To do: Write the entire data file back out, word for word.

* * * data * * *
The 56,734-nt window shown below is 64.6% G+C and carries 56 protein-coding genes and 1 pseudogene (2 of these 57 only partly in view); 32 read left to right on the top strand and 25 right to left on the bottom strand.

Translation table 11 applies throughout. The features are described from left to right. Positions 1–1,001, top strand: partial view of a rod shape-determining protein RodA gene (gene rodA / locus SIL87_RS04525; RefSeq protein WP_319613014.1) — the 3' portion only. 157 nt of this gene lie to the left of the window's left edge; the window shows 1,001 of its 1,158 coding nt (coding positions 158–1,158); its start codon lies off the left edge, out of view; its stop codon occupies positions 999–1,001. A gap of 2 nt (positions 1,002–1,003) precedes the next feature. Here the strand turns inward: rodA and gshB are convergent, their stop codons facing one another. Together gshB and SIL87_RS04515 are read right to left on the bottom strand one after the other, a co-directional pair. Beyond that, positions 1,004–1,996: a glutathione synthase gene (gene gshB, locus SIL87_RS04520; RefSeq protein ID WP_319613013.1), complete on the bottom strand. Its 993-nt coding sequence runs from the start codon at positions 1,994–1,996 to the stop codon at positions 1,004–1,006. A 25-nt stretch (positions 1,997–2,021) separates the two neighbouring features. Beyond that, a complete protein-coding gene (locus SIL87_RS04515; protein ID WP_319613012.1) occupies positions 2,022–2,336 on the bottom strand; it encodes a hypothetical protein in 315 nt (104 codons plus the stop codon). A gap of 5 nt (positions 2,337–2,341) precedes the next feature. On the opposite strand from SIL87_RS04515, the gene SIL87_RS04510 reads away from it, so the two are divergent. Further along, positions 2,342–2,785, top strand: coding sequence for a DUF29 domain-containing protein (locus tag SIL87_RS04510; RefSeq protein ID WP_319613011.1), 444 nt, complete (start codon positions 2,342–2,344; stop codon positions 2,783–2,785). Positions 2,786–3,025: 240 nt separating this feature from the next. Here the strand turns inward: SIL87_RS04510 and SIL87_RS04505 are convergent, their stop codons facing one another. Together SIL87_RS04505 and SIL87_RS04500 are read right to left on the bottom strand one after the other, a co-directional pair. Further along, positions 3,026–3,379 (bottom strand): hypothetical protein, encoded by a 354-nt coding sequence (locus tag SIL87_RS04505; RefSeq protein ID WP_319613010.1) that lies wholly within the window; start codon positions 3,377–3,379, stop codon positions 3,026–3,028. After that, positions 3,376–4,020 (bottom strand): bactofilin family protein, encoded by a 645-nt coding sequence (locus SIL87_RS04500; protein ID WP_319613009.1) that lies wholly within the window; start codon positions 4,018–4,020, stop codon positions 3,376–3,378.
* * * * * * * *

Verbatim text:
The 56,734-nt window shown below is 64.6% G+C and carries 56 protein-coding genes and 1 pseudogene (2 of these 57 only partly in view); 32 read left to right on the top strand and 25 right to left on the bottom strand.

Translation table 11 applies throughout. The features are described from left to right. Positions 1–1,001, top strand: partial view of a rod shape-determining protein RodA gene (gene rodA / locus SIL87_RS04525; RefSeq protein WP_319613014.1) — the 3' portion only. 157 nt of this gene lie to the left of the window's left edge; the window shows 1,001 of its 1,158 coding nt (coding positions 158–1,158); its start codon lies off the left edge, out of view; its stop codon occupies positions 999–1,001. A gap of 2 nt (positions 1,002–1,003) precedes the next feature. Here the strand turns inward: rodA and gshB are convergent, their stop codons facing one another. Together gshB and SIL87_RS04515 are read right to left on the bottom strand one after the other, a co-directional pair. Beyond that, positions 1,004–1,996: a glutathione synthase gene (gene gshB, locus SIL87_RS04520; RefSeq protein ID WP_319613013.1), complete on the bottom strand. Its 993-nt coding sequence runs from the start codon at positions 1,994–1,996 to the stop codon at positions 1,004–1,006. A 25-nt stretch (positions 1,997–2,021) separates the two neighbouring features. Beyond that, a complete protein-coding gene (locus SIL87_RS04515; protein ID WP_319613012.1) occupies positions 2,022–2,336 on the bottom strand; it encodes a hypothetical protein in 315 nt (104 codons plus the stop codon). A gap of 5 nt (positions 2,337–2,341) precedes the next feature. On the opposite strand from SIL87_RS04515, the gene SIL87_RS04510 reads away from it, so the two are divergent. Further along, positions 2,342–2,785, top strand: coding sequence for a DUF29 domain-containing protein (locus tag SIL87_RS04510; RefSeq protein ID WP_319613011.1), 444 nt, complete (start codon positions 2,342–2,344; stop codon positions 2,783–2,785). Positions 2,786–3,025: 240 nt separating this feature from the next. Here the strand turns inward: SIL87_RS04510 and SIL87_RS04505 are convergent, their stop codons facing one another. Together SIL87_RS04505 and SIL87_RS04500 are read right to left on the bottom strand one after the other, a co-directional pair. Further along, positions 3,026–3,379 (bottom strand): hypothetical protein, encoded by a 354-nt coding sequence (locus tag SIL87_RS04505; RefSeq protein ID WP_319613010.1) that lies wholly within the window; start codon positions 3,377–3,379, stop codon positions 3,026–3,028. After that, positions 3,376–4,020 (bottom strand): bactofilin family protein, encoded by a 645-nt coding sequence (locus SIL87_RS04500; protein ID WP_319613009.1) that lies wholly within the window; start codon positions 4,018–4,020, stop codon positions 3,376–3,378.